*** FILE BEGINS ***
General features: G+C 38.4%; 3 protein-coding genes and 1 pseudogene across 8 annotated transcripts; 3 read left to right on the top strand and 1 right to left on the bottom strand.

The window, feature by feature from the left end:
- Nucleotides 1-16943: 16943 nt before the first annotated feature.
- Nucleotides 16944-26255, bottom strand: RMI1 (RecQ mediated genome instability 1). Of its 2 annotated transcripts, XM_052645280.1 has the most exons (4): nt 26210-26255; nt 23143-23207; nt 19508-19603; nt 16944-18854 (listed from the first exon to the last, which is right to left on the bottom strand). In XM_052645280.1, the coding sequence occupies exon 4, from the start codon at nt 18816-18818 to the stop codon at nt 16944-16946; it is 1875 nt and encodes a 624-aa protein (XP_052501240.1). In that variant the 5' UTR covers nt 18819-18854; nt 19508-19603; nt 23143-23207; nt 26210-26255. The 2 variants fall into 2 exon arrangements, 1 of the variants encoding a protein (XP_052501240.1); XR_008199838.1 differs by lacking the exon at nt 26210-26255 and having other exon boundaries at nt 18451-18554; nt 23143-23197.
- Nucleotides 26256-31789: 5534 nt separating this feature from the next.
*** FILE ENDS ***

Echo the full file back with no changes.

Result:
General features: G+C 38.4%; 3 protein-coding genes and 1 pseudogene across 8 annotated transcripts; 3 read left to right on the top strand and 1 right to left on the bottom strand.

The window, feature by feature from the left end:
- Nucleotides 1-16943: 16943 nt before the first annotated feature.
- Nucleotides 16944-26255, bottom strand: RMI1 (RecQ mediated genome instability 1). Of its 2 annotated transcripts, XM_052645280.1 has the most exons (4): nt 26210-26255; nt 23143-23207; nt 19508-19603; nt 16944-18854 (listed from the first exon to the last, which is right to left on the bottom strand). In XM_052645280.1, the coding sequence occupies exon 4, from the start codon at nt 18816-18818 to the stop codon at nt 16944-16946; it is 1875 nt and encodes a 624-aa protein (XP_052501240.1). In that variant the 5' UTR covers nt 18819-18854; nt 19508-19603; nt 23143-23207; nt 26210-26255. The 2 variants fall into 2 exon arrangements, 1 of the variants encoding a protein (XP_052501240.1); XR_008199838.1 differs by lacking the exon at nt 26210-26255 and having other exon boundaries at nt 18451-18554; nt 23143-23197.
- Nucleotides 26256-31789: 5534 nt separating this feature from the next.